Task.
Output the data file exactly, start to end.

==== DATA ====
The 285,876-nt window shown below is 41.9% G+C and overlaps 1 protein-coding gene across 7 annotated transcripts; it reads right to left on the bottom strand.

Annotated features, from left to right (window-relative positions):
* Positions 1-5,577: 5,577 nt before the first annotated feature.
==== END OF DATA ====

The 285,876-nt window shown below is 41.9% G+C and overlaps 1 protein-coding gene across 7 annotated transcripts; it reads right to left on the bottom strand.

Annotated features, from left to right (window-relative positions):
* Positions 1-5,577: 5,577 nt before the first annotated feature.